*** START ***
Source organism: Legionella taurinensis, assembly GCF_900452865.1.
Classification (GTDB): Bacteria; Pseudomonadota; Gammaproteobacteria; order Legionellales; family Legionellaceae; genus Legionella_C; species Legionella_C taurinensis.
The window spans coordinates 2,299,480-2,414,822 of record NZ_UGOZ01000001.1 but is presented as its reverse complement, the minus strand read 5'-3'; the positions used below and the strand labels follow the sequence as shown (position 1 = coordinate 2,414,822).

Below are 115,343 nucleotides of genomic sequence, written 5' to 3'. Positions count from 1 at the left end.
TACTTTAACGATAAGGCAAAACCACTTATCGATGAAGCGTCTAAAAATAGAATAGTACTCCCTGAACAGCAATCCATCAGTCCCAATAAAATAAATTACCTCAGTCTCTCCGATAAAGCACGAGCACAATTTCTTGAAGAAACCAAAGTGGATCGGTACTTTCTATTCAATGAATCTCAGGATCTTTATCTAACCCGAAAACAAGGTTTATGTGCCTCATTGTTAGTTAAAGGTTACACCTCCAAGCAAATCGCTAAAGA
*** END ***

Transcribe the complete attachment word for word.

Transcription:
Source organism: Legionella taurinensis, assembly GCF_900452865.1.
Classification (GTDB): Bacteria; Pseudomonadota; Gammaproteobacteria; order Legionellales; family Legionellaceae; genus Legionella_C; species Legionella_C taurinensis.
The window spans coordinates 2,299,480-2,414,822 of record NZ_UGOZ01000001.1 but is presented as its reverse complement, the minus strand read 5'-3'; the positions used below and the strand labels follow the sequence as shown (position 1 = coordinate 2,414,822).

Below are 115,343 nucleotides of genomic sequence, written 5' to 3'. Positions count from 1 at the left end.
TACTTTAACGATAAGGCAAAACCACTTATCGATGAAGCGTCTAAAAATAGAATAGTACTCCCTGAACAGCAATCCATCAGTCCCAATAAAATAAATTACCTCAGTCTCTCCGATAAAGCACGAGCACAATTTCTTGAAGAAACCAAAGTGGATCGGTACTTTCTATTCAATGAATCTCAGGATCTTTATCTAACCCGAAAACAAGGTTTATGTGCCTCATTGTTAGTTAAAGGTTACACCTCCAAGCAAATCGCTAAAGA